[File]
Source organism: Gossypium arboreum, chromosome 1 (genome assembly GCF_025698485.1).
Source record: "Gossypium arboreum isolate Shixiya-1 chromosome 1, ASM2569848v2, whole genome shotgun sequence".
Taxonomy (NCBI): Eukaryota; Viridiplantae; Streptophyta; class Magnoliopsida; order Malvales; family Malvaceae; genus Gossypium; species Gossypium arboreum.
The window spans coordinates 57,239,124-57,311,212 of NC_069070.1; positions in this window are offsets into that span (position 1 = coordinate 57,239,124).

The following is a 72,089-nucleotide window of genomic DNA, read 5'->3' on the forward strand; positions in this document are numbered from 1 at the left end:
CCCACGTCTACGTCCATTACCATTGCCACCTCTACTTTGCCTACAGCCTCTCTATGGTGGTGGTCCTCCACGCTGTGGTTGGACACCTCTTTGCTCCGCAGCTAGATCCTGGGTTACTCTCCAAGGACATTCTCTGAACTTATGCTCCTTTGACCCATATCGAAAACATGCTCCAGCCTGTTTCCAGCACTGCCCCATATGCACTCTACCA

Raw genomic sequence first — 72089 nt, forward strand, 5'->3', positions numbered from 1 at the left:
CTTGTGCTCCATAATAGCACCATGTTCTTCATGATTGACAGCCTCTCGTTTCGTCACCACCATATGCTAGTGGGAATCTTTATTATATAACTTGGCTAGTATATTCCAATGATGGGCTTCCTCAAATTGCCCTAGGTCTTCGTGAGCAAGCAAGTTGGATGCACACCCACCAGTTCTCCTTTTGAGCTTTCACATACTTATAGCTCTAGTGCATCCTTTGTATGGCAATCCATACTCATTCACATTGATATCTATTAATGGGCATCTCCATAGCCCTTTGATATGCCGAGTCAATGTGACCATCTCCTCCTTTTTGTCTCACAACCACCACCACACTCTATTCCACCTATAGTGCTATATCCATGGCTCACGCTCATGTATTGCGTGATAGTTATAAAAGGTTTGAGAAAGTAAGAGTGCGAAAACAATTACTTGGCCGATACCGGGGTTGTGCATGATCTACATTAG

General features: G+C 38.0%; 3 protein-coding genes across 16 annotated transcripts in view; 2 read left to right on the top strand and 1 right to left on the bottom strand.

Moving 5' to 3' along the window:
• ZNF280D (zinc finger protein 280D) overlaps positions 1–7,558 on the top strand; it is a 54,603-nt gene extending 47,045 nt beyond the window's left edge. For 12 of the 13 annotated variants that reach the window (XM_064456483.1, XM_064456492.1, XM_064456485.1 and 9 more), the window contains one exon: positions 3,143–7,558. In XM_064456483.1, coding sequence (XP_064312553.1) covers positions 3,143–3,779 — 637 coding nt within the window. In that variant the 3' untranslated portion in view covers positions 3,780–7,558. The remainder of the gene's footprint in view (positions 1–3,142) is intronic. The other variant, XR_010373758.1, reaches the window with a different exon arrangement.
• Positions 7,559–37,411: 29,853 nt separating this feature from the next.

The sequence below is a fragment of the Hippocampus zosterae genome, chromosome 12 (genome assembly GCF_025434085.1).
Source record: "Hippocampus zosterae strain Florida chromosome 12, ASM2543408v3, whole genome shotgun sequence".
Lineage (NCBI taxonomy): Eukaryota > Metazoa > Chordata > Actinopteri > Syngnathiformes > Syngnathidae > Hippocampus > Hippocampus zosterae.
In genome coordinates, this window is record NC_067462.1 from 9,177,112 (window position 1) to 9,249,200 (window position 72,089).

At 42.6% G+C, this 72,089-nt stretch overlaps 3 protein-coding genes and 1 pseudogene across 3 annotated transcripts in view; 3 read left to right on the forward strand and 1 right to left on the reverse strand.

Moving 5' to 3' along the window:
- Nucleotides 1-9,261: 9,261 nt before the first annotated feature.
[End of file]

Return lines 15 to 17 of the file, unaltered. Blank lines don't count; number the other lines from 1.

Lineage (NCBI taxonomy): Eukaryota > Metazoa > Chordata > Actinopteri > Syngnathiformes > Syngnathidae > Hippocampus > Hippocampus zosterae.
In genome coordinates, this window is record NC_067462.1 from 9,177,112 (window position 1) to 9,249,200 (window position 72,089).

At 42.6% G+C, this 72,089-nt stretch overlaps 3 protein-coding genes and 1 pseudogene across 3 annotated transcripts in view; 3 read left to right on the forward strand and 1 right to left on the reverse strand.